The film takes place almost entirely inside a family home, a stylish, purpose-built single-location setting created by production designer Richard Hobbs, the supervising art director of Mad Max: Fury Road (George Miller, 2015).Kaitlyn Tiffany, ‘Better Watch Out Is a Surprising, Strange Christmas Horror-comedy About Idiotic Boys’, The Verge, 3 October 2017, <https://www.theverge.com/2017/10/3/16375490/better-watch-out-horror-movie-review-halloween>, accessed 15 October 2017. Ashley (Olivia DeJonge) is there to babysit twelve-year-old Luke (Levi Miller), the only child of Robert (Patrick Warburton) and Deandra (Virginia Madsen). The latter two are charming stereotypes of suburban parents, leaving money for pizza and instructions to be in bed by eleven. Warburton displays his signature deadpan, with Robert deploying some classic ‘dad humour’ – at Deandra’s faux-exasperation at his ugly Christmas tie, he teasingly switches it to an equally kitsch one hidden inside his coat. His wife seems similarly good-humoured: upon opening Luke’s bedroom door at an inopportune moment, catching his best friend Garrett (Ed Oxenbould) agreeing he’d love him to ‘get some ass’, she lets him clumsily try to recover. Garrett is a bad influence, she warns Luke, presumably unaware of the weed the latter has acquired from the former’s brother. This easy passing of blame – her ‘not my child’ certainty – is myopic; she obviously has no idea about Luke’s inner life.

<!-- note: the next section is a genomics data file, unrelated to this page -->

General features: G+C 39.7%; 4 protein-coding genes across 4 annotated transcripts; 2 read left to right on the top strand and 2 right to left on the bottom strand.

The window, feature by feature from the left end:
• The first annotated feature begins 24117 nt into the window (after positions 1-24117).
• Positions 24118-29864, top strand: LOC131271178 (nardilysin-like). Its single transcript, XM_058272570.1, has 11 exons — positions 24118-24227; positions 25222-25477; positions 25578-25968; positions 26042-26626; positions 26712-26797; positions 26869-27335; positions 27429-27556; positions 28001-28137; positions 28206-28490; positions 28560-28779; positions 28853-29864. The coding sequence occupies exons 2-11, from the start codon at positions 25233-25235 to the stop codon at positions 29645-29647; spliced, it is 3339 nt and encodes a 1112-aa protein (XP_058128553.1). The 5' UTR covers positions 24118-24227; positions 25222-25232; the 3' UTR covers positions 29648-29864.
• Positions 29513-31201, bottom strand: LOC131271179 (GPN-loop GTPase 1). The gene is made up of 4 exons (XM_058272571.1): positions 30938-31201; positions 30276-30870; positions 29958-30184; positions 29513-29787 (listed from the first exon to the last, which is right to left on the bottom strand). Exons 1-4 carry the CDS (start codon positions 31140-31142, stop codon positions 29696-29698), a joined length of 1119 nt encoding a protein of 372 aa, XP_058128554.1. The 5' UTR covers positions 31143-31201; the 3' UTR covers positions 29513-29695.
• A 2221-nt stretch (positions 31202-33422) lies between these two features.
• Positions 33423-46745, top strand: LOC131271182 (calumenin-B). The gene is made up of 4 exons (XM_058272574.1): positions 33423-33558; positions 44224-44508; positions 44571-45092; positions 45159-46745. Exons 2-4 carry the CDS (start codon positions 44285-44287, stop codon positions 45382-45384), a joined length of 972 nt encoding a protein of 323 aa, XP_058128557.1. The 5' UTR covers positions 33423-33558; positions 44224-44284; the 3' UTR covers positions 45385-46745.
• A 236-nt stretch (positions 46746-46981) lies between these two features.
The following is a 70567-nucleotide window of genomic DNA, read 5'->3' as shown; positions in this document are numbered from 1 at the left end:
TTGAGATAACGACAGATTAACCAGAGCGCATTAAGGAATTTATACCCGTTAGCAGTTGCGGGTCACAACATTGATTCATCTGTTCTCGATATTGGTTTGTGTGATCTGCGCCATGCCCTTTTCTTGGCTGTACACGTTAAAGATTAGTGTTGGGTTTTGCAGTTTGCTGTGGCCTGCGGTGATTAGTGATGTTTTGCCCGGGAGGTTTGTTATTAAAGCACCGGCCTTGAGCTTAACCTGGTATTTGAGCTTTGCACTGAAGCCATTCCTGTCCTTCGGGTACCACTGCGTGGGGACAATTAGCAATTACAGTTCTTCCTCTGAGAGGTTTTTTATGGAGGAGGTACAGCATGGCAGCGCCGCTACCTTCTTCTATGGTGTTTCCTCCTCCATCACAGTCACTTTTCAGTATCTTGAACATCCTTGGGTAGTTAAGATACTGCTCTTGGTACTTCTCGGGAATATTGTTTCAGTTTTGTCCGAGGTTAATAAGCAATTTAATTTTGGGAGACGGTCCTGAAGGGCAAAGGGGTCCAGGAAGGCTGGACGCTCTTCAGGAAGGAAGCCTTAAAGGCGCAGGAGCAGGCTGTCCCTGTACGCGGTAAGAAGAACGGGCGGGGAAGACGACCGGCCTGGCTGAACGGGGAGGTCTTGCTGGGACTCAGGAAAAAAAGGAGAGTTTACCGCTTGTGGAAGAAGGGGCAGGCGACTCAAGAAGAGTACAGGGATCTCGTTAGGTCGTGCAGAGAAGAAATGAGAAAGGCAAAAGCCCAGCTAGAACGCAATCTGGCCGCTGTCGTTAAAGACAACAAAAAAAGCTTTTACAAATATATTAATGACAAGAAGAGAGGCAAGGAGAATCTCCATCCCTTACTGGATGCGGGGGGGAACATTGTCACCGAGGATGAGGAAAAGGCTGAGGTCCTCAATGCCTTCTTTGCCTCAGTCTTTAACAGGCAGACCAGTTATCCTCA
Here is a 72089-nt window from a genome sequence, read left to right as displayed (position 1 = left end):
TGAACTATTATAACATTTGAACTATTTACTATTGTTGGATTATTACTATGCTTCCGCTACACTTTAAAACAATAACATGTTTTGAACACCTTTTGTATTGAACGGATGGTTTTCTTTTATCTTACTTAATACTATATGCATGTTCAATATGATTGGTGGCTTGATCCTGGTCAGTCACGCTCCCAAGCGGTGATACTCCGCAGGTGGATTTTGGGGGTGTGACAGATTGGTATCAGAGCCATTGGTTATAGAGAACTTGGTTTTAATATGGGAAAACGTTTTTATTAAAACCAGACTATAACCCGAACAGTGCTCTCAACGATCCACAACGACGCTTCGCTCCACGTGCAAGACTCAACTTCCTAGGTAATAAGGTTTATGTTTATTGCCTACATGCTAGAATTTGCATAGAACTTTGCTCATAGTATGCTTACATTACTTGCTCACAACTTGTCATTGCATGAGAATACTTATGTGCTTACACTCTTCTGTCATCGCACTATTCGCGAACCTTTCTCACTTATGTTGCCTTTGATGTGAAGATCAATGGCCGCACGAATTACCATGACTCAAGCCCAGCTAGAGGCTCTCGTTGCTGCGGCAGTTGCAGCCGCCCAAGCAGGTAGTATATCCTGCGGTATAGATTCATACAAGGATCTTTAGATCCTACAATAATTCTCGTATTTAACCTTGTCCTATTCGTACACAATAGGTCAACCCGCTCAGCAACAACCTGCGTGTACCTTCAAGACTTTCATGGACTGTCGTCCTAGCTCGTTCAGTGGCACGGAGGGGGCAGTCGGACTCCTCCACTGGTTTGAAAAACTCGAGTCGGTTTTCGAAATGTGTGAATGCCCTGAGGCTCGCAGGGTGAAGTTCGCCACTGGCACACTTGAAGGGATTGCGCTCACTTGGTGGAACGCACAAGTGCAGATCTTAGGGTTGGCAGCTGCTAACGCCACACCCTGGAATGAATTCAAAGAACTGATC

Luke’s plan for the evening is, unexpectedly, to have sex with Ashley. He has had a crush on her for years and, now that she is moving, it is his last chance. This is a familiar plotline in films involving teens, except usually the goal is a kiss and the protagonist is significantly older. It’s clear that seventeen-year-old Ashley is not going to have extremely inappropriate relations with the child she is responsible for, but Luke’s puppy love is uncomfortably clumsy and confident; we are encouraged to laugh at his transparent efforts. He puts on a horror movie – a signal that he believes he is no longer a kid – yet rests his head on Ashley’s shoulder as though he is scared, a typical move for the girl in such a scenario. He also declares his maturity by guzzling champagne from the bottle, bragging about how well he can hold his alcohol. When he ignores Ashley’s firm rebuffs and kisses her, she rebukes him in an authoritative tone, desperate to re-establish boundaries. Luke is indignant at being treated like a child. He is almost thirteen, he argues – a particularly childish retort – and there is a five-year age gap between his parents. Ashley softens, consoling him by saying she would date him if they were the same age. The implications of Luke’s crush evolve: initially it seems juvenile and misguided, but his blinkered persistence and rejection of boundaries soon become obnoxious, then wholly terrifying.